Early Aging Cascade

As a concept map to formulate insight-generated strategies that promote healthy aging, we propose an early aging cascade:

Hypothetically, modifiable risk factors initiate a series of physiological events that ultimately lead to chronic disease and early aging. In this context, external events such as exposure to pollutants, pathogens, cigarette smoke, as well as a compromised diet, physical inactivity, inadequate sleep and chronic stress create sustained metabolic imbalance among organ systems. In the next stage perturbed homeostasis is linked to oxidative (free radical) damage and depletion of antioxidant defenses. Indeed, there is consensus that chronic inflammation and oxidative stress increase the risk of chronic, treatment-resistant conditions of old age.

Functional Medicine and Complementary Medicine rely on diagnostic biomarkers to detect early stage disease processes (Textbook of Functional Medicine, 2010). Early signs and symptoms represent "flashing caution lights." In the final stage of the aging cascade, they lead to degenerative disease and shortened lifespan.

We propose a cost-effective approach to prevent age-related disease and optimize an individual's "health span" interrupts early stages of the aging cascade. Breakthroughs to define mechanisms and antecedents of disease processes in aging require new perspectives. The emerging interrelationship of the brain and gut and the burgeoning field of systems biology present such opportunities.

Furthermore, the Early Aging Cascade highlights the importance of healthy lifestyle choices. Collaboration between healthcare providers and patients moves beyond prescriptive advice to encompass personalized holistic solutions. Fresh insights are needed: Changing unhealthy habits is notoriously difficult, as illustrated by the lack of long-term success with calorie-restricted diets. Insight problem-solving provides the opportunity to move beyond entrenched ideas and formalized analysis.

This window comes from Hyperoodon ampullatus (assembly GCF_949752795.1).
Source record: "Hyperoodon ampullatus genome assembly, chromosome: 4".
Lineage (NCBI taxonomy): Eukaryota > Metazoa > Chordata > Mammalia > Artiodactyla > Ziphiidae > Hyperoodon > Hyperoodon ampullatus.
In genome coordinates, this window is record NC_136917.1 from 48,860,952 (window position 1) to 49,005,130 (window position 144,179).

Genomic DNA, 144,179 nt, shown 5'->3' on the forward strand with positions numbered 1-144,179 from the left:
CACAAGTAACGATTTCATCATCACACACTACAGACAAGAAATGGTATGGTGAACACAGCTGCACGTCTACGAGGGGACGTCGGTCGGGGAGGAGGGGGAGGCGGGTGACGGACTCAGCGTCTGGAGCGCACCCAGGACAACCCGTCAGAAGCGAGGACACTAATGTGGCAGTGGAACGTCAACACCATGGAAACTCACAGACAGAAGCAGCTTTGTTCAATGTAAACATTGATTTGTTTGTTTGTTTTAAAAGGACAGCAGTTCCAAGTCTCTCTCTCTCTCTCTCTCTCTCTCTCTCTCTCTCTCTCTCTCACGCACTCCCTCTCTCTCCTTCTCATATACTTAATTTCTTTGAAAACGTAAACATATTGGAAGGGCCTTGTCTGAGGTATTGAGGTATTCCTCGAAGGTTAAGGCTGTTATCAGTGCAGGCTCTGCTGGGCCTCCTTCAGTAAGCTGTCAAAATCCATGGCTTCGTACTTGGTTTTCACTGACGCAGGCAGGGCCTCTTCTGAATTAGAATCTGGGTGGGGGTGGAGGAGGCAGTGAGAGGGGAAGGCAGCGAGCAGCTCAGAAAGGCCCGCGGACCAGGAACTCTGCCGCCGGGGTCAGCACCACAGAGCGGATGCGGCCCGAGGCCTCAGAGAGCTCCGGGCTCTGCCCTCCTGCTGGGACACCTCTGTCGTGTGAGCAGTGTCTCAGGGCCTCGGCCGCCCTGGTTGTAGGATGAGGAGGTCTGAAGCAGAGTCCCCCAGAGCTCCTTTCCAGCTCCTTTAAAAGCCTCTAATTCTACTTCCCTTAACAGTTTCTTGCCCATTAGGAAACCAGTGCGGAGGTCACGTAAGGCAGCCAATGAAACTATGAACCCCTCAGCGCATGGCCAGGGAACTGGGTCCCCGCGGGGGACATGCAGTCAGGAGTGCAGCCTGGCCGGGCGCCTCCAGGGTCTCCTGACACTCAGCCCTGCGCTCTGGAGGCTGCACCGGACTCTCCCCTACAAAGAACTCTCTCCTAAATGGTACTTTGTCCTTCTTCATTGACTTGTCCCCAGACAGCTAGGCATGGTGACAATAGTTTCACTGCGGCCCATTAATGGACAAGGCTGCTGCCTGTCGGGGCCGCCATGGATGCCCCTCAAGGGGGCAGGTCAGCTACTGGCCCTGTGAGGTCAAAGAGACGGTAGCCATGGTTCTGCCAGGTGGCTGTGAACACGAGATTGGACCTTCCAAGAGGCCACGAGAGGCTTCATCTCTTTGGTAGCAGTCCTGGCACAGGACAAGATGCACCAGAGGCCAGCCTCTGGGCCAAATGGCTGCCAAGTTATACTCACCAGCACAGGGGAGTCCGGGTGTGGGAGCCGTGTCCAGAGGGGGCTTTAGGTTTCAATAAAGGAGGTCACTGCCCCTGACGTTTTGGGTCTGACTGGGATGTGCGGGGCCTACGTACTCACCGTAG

Bottom Line: ILI advocates a holistic approach to prevent early aging and subsequent chronic disease. Insight provides an ancillary route to reduce chronic inflammation and oxidative stress, to correct metabolic imbalance, and to promote individual lifestyle change and commitment to life-long healthy aging.


  • Sebastiani P, Perls TT. The Genetics of Extreme Longevity: Lessons from the New England Centenarian Study. Front. Genet. 2012;3:277. doi:10.3389/fgene.2012.00277.
  • Gorelick PB, et al. Defining Optimal Brain Health in Adults: A Presidential Advisory from the American Heart Association/American Stroke Association. Stroke 2017 Oct; 48(10): doi:10.1161/STR.0000000000000148.
  • Tuso P. Prediabetes and Lifestyle Modification: Time to Prevent a Preventable Disease. The Permanente Journal 2014; 18(3):88-93. doi:10.7812/TPP/14-002.
  • Hall H. et al. Glucotypes reveal new patterns of glucose dysregulation. PLOS Biology July 24, 2018. doi: 10.1371/journal.pbio.2005143.
  • Textbook of Functional Medicine. Jones DS, Editor in Chief. The Institute for Functional Medicine 2010.